- Read the complete list of Creative Arts Emmy winners
# TOPICS: 70th Primetime Emmy Awards, An Emmy for Megan, Black Mirror, Game of Thrones, James Corden’s Next James Corden, Rick and Morty, James Corden, Katt Williams, Megan Amram, Ron Cephas Jones, Samira Wiley, Tiffany Haddish, African Americans and TV, Diversity, Emmys
Posted Tuesday 9/04/18 at 9:45AM EDT
TV executives are scrambling to hire more minority writers, but they're facing a shortage of Hollywood's own making
Source: The New York Times
"Plenty of minority and female writers are looking for jobs, but may be unknown to or overlooked by showrunners, unrepresented by agencies, or seen as lacking in experience," reports Cara Buckley. “'The pool is wide but not deep' is a common refrain. Even those at the forefront of diversification efforts acknowledge that a shortage exists. Not enough minority women have been groomed for senior writing jobs, a function not only of the industry’s white male focus, but also of rarefied access, discrimination in promotions, and low entry-level pay." About 13.7% of writers are minorities. As Jamila Hunter, the head of comedy at ABC explains of minority writers, "it’s an industry of privileged apprenticeship. Economically, there is not a pipeline for them.”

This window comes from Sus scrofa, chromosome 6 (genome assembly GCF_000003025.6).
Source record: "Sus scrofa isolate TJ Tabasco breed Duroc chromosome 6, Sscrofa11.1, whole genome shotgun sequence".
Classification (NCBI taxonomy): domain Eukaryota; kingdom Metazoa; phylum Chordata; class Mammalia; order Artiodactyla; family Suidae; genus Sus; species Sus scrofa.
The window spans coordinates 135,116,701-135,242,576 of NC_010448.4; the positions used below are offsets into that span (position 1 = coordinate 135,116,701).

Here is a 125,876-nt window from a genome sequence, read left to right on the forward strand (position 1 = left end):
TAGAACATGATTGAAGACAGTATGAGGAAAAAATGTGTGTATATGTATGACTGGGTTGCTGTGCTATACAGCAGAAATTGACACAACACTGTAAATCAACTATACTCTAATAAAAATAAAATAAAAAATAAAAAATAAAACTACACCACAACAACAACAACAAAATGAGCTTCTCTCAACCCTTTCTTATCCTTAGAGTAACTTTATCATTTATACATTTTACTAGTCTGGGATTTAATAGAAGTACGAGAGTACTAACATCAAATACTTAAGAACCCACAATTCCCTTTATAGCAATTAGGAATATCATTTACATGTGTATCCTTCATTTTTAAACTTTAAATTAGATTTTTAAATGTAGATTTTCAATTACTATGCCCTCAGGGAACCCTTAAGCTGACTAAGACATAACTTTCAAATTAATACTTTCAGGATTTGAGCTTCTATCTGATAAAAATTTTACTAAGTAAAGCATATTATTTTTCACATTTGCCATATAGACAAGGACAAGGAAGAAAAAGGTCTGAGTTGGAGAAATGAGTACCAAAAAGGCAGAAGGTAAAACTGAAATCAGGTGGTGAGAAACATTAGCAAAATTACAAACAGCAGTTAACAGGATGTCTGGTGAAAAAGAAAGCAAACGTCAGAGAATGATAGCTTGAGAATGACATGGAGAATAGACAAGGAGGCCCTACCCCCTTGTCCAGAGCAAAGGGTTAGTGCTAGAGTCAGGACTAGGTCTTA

Posted Monday 8/20/18 at 10:18PM EDT
Doctor Who reveals a diverse staff of writers and directors for Jodie Whittaker’s first season
Showrunner Chris Chibnall said his diverse writing and directing staff, which includes a number of minorities and women, will make the series stronger. “Hailing from a range of backgrounds, tastes and styles," he says, "here’s what unites them: they are awesome people as well as brilliant at their job. (It matters!) They love Doctor Who. And they’ve all worked above and beyond the call of duty in an effort to bring audiences something special, later this year.”
Posted Wednesday 8/15/18 at 7:08PM EDT
Bachelor in Paradise had a surprisingly frank conversation about race